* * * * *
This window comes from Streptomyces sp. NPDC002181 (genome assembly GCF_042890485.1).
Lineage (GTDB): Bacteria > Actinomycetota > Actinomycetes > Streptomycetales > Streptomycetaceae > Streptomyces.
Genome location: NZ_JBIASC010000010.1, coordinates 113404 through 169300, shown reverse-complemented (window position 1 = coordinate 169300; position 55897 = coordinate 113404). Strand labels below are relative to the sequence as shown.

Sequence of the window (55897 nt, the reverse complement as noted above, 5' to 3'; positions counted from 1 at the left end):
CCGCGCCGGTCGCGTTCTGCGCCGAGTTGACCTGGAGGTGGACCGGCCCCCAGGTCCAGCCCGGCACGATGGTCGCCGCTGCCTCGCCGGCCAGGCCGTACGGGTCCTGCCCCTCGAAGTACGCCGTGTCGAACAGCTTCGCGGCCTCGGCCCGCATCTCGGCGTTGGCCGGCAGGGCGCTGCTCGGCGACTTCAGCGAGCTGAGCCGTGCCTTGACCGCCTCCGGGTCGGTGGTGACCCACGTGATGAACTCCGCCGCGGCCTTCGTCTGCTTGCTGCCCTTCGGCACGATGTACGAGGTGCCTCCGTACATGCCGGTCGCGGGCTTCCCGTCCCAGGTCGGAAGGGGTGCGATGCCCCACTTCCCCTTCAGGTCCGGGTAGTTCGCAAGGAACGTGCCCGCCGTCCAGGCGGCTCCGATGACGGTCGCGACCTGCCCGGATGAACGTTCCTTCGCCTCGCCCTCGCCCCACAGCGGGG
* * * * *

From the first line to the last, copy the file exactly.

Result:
This window comes from Streptomyces sp. NPDC002181 (genome assembly GCF_042890485.1).
Lineage (GTDB): Bacteria > Actinomycetota > Actinomycetes > Streptomycetales > Streptomycetaceae > Streptomyces.
Genome location: NZ_JBIASC010000010.1, coordinates 113404 through 169300, shown reverse-complemented (window position 1 = coordinate 169300; position 55897 = coordinate 113404). Strand labels below are relative to the sequence as shown.

Sequence of the window (55897 nt, the reverse complement as noted above, 5' to 3'; positions counted from 1 at the left end):
CCGCGCCGGTCGCGTTCTGCGCCGAGTTGACCTGGAGGTGGACCGGCCCCCAGGTCCAGCCCGGCACGATGGTCGCCGCTGCCTCGCCGGCCAGGCCGTACGGGTCCTGCCCCTCGAAGTACGCCGTGTCGAACAGCTTCGCGGCCTCGGCCCGCATCTCGGCGTTGGCCGGCAGGGCGCTGCTCGGCGACTTCAGCGAGCTGAGCCGTGCCTTGACCGCCTCCGGGTCGGTGGTGACCCACGTGATGAACTCCGCCGCGGCCTTCGTCTGCTTGCTGCCCTTCGGCACGATGTACGAGGTGCCTCCGTACATGCCGGTCGCGGGCTTCCCGTCCCAGGTCGGAAGGGGTGCGATGCCCCACTTCCCCTTCAGGTCCGGGTAGTTCGCAAGGAACGTGCCCGCCGTCCAGGCGGCTCCGATGACGGTCGCGACCTGCCCGGATGAACGTTCCTTCGCCTCGCCCTCGCCCCACAGCGGGG